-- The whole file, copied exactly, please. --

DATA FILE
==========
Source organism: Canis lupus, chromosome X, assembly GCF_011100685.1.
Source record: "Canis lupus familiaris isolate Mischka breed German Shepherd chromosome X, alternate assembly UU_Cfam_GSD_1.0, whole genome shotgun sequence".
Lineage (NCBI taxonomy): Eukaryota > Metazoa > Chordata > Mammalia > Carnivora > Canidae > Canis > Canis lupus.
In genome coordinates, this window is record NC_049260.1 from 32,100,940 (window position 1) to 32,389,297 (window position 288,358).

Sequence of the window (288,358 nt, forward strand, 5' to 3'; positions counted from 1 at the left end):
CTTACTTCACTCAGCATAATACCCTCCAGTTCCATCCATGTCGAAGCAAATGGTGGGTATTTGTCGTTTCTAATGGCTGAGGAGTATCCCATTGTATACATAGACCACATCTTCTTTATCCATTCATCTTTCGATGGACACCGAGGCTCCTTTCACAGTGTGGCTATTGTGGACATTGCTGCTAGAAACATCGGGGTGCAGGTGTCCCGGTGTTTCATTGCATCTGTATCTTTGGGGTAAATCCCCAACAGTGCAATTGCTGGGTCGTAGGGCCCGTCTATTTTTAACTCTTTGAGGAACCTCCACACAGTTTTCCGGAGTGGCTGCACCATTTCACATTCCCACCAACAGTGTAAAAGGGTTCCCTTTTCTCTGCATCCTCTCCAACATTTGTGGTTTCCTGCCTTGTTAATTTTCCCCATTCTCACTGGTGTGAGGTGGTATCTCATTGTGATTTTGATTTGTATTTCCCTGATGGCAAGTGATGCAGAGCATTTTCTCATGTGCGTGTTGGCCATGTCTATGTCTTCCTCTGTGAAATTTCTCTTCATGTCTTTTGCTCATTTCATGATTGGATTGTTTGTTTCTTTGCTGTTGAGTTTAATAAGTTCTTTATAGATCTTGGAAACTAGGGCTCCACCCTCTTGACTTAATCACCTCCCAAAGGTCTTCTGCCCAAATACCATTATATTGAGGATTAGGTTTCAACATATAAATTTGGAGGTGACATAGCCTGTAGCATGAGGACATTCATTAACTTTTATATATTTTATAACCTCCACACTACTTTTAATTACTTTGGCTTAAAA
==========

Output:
Source organism: Canis lupus, chromosome X, assembly GCF_011100685.1.
Source record: "Canis lupus familiaris isolate Mischka breed German Shepherd chromosome X, alternate assembly UU_Cfam_GSD_1.0, whole genome shotgun sequence".
Lineage (NCBI taxonomy): Eukaryota > Metazoa > Chordata > Mammalia > Carnivora > Canidae > Canis > Canis lupus.
In genome coordinates, this window is record NC_049260.1 from 32,100,940 (window position 1) to 32,389,297 (window position 288,358).

Sequence of the window (288,358 nt, forward strand, 5' to 3'; positions counted from 1 at the left end):
CTTACTTCACTCAGCATAATACCCTCCAGTTCCATCCATGTCGAAGCAAATGGTGGGTATTTGTCGTTTCTAATGGCTGAGGAGTATCCCATTGTATACATAGACCACATCTTCTTTATCCATTCATCTTTCGATGGACACCGAGGCTCCTTTCACAGTGTGGCTATTGTGGACATTGCTGCTAGAAACATCGGGGTGCAGGTGTCCCGGTGTTTCATTGCATCTGTATCTTTGGGGTAAATCCCCAACAGTGCAATTGCTGGGTCGTAGGGCCCGTCTATTTTTAACTCTTTGAGGAACCTCCACACAGTTTTCCGGAGTGGCTGCACCATTTCACATTCCCACCAACAGTGTAAAAGGGTTCCCTTTTCTCTGCATCCTCTCCAACATTTGTGGTTTCCTGCCTTGTTAATTTTCCCCATTCTCACTGGTGTGAGGTGGTATCTCATTGTGATTTTGATTTGTATTTCCCTGATGGCAAGTGATGCAGAGCATTTTCTCATGTGCGTGTTGGCCATGTCTATGTCTTCCTCTGTGAAATTTCTCTTCATGTCTTTTGCTCATTTCATGATTGGATTGTTTGTTTCTTTGCTGTTGAGTTTAATAAGTTCTTTATAGATCTTGGAAACTAGGGCTCCACCCTCTTGACTTAATCACCTCCCAAAGGTCTTCTGCCCAAATACCATTATATTGAGGATTAGGTTTCAACATATAAATTTGGAGGTGACATAGCCTGTAGCATGAGGACATTCATTAACTTTTATATATTTTATAACCTCCACACTACTTTTAATTACTTTGGCTTAAAA